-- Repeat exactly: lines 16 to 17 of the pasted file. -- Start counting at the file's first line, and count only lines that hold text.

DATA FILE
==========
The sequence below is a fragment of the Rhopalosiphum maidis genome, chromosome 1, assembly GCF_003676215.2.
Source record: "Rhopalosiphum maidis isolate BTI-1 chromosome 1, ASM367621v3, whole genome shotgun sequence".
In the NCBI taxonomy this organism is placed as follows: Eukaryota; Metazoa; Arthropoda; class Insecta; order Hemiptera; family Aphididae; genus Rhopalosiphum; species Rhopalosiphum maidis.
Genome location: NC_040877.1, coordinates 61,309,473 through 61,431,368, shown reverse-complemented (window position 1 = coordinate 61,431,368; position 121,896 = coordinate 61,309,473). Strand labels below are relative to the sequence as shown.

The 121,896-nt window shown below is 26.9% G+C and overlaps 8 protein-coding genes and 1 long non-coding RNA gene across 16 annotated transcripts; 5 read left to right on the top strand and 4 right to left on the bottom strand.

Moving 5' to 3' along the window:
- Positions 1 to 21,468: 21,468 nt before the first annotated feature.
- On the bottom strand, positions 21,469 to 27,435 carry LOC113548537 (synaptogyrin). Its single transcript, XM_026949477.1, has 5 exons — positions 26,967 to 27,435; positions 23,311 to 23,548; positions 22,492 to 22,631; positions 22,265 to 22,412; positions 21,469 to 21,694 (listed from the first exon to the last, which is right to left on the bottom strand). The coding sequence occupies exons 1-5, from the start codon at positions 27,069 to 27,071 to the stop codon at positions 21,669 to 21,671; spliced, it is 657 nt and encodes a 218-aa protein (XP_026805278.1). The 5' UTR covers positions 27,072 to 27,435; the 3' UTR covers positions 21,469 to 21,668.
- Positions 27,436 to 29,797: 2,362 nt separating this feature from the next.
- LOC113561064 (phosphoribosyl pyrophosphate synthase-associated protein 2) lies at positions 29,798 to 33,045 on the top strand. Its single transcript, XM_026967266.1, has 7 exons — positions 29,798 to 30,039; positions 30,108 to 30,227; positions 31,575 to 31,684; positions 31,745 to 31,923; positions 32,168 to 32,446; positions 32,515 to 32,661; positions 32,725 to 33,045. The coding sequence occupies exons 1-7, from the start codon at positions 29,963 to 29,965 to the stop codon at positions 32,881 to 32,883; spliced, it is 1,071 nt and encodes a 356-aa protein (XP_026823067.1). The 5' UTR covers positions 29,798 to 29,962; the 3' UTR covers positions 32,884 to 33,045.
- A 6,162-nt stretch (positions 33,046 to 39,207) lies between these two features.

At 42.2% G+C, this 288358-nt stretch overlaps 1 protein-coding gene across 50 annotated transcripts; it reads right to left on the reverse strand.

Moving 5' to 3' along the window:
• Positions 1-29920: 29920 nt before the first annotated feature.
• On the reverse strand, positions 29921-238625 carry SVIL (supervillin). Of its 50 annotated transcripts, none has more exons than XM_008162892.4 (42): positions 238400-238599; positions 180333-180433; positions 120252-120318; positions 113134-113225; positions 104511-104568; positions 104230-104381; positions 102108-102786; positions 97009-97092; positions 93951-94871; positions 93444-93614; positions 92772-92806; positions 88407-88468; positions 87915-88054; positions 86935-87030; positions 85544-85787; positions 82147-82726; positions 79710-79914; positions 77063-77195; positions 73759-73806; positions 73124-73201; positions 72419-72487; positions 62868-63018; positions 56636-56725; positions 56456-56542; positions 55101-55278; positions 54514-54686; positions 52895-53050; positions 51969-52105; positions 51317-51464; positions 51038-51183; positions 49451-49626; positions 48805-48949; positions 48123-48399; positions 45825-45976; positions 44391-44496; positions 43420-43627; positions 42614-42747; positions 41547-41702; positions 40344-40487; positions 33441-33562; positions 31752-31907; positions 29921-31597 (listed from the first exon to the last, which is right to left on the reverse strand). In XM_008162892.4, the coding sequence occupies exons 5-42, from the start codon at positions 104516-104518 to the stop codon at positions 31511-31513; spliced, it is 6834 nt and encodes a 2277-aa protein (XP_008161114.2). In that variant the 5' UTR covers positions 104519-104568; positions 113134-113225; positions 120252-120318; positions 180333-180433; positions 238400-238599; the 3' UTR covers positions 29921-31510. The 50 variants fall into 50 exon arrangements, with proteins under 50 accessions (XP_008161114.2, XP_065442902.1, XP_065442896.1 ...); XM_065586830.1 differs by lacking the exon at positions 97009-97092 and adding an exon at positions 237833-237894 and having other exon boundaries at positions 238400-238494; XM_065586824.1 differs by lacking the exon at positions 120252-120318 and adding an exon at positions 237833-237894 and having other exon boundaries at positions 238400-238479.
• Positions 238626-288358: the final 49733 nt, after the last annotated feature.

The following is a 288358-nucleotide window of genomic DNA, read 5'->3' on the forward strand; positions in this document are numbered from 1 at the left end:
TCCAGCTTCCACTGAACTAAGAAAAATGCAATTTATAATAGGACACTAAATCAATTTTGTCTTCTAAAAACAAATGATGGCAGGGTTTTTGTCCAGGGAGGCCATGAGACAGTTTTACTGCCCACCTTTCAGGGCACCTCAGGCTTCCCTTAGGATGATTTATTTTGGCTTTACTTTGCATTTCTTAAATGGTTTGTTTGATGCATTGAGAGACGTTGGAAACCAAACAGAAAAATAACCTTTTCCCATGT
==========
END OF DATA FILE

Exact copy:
• Positions 238626-288358: the final 49733 nt, after the last annotated feature.

The following is a 288358-nucleotide window of genomic DNA, read 5'->3' on the forward strand; positions in this document are numbered from 1 at the left end: